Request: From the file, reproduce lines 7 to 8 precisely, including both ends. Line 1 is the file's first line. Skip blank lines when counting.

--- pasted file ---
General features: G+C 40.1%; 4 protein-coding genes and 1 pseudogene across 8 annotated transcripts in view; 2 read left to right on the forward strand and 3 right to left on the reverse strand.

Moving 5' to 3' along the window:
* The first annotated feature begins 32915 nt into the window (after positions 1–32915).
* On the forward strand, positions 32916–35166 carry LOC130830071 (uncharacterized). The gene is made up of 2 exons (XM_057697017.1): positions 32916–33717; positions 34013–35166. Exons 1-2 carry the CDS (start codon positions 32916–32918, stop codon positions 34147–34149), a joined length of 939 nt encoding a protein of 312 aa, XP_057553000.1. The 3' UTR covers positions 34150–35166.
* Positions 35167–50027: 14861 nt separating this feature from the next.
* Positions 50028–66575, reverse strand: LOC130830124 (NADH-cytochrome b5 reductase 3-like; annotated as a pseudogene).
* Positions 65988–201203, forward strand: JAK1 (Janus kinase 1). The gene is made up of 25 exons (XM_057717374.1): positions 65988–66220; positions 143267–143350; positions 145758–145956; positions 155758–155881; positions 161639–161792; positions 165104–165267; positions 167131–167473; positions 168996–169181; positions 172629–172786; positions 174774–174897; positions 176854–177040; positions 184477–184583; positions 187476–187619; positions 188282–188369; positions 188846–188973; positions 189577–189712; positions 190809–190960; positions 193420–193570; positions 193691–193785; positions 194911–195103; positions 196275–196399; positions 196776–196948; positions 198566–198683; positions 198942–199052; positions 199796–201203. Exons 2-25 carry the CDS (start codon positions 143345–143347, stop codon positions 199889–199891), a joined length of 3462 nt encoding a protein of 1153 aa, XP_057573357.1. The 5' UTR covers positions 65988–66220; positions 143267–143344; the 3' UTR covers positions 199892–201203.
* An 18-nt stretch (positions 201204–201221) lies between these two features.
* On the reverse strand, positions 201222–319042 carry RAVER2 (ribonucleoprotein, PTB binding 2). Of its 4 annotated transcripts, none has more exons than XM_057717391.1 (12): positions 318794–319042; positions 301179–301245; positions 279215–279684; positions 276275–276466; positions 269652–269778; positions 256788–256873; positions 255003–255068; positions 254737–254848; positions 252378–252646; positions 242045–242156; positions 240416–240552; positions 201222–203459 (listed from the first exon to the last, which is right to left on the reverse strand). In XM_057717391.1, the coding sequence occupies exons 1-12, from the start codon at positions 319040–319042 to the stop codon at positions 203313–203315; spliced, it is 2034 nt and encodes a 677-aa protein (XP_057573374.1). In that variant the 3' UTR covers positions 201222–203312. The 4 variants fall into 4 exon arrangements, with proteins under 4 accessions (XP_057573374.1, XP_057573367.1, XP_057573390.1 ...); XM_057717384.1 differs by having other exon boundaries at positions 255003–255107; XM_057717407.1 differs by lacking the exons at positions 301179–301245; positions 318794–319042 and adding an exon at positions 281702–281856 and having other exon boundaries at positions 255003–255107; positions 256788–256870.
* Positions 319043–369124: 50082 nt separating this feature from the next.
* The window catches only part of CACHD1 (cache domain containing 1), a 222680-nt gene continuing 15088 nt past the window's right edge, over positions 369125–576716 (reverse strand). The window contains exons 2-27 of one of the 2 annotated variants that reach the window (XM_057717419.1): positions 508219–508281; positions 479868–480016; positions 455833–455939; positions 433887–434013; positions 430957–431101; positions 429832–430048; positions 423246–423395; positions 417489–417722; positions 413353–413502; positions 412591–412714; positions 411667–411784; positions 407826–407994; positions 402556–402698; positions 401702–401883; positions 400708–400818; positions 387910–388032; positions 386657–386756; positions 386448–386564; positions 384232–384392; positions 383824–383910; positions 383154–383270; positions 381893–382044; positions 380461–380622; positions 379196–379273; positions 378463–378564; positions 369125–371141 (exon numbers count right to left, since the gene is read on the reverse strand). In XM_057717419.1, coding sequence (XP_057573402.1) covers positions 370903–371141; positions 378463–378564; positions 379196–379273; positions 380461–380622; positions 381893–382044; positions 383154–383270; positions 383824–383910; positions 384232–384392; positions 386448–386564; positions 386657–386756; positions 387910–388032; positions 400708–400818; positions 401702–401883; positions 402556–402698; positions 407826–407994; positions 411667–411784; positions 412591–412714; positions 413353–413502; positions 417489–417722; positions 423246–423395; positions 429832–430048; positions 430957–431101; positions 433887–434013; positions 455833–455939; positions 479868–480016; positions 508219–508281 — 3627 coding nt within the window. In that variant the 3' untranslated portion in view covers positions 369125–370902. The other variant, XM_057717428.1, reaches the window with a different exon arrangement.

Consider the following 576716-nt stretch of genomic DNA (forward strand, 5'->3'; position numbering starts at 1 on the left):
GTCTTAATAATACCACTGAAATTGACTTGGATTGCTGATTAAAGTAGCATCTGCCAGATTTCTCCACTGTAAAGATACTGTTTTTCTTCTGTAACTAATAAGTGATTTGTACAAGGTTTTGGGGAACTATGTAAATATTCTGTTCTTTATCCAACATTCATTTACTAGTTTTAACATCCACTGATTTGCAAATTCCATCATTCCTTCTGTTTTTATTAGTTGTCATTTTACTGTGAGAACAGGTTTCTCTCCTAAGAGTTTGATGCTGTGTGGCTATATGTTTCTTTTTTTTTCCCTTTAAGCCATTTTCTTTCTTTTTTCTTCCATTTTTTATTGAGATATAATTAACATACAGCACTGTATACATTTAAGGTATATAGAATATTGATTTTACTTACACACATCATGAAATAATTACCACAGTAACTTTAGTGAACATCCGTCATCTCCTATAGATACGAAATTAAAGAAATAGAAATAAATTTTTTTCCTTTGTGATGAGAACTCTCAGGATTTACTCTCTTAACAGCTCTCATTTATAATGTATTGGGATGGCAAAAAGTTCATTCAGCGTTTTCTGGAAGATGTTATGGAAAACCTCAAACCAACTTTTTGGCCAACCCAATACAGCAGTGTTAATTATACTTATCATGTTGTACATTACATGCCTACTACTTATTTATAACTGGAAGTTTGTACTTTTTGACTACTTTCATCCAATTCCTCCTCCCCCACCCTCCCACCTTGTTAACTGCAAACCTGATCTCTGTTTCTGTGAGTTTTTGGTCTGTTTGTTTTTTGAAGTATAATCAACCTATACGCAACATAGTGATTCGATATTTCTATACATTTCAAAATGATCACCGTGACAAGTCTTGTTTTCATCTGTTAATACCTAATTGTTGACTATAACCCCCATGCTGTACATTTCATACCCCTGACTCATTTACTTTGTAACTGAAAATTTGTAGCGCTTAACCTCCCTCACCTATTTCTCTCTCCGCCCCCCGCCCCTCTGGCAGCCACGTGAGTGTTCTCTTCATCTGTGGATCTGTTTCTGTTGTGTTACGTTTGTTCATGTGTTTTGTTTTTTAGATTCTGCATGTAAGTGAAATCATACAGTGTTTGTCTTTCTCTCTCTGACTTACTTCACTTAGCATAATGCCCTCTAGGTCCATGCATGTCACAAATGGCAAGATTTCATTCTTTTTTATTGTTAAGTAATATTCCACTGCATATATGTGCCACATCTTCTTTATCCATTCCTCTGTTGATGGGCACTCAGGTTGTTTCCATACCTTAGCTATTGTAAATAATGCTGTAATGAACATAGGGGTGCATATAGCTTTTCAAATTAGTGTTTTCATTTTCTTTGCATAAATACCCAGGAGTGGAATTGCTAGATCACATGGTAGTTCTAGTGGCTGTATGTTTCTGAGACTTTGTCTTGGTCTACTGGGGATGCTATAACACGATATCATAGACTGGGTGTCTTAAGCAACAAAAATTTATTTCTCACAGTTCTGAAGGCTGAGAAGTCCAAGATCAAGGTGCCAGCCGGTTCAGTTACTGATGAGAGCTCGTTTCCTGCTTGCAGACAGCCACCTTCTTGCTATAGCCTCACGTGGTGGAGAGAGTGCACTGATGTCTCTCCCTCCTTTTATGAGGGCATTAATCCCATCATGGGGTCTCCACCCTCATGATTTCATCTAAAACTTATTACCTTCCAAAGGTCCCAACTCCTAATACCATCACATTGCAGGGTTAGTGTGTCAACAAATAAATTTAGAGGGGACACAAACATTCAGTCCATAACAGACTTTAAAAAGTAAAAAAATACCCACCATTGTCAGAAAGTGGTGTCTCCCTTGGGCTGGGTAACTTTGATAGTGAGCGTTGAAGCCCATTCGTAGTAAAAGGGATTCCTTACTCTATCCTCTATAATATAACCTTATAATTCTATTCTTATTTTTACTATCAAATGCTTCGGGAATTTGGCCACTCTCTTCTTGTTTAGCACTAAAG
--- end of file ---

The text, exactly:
* Positions 65988–201203, forward strand: JAK1 (Janus kinase 1). The gene is made up of 25 exons (XM_057717374.1): positions 65988–66220; positions 143267–143350; positions 145758–145956; positions 155758–155881; positions 161639–161792; positions 165104–165267; positions 167131–167473; positions 168996–169181; positions 172629–172786; positions 174774–174897; positions 176854–177040; positions 184477–184583; positions 187476–187619; positions 188282–188369; positions 188846–188973; positions 189577–189712; positions 190809–190960; positions 193420–193570; positions 193691–193785; positions 194911–195103; positions 196275–196399; positions 196776–196948; positions 198566–198683; positions 198942–199052; positions 199796–201203. Exons 2-25 carry the CDS (start codon positions 143345–143347, stop codon positions 199889–199891), a joined length of 3462 nt encoding a protein of 1153 aa, XP_057573357.1. The 5' UTR covers positions 65988–66220; positions 143267–143344; the 3' UTR covers positions 199892–201203.
* An 18-nt stretch (positions 201204–201221) lies between these two features.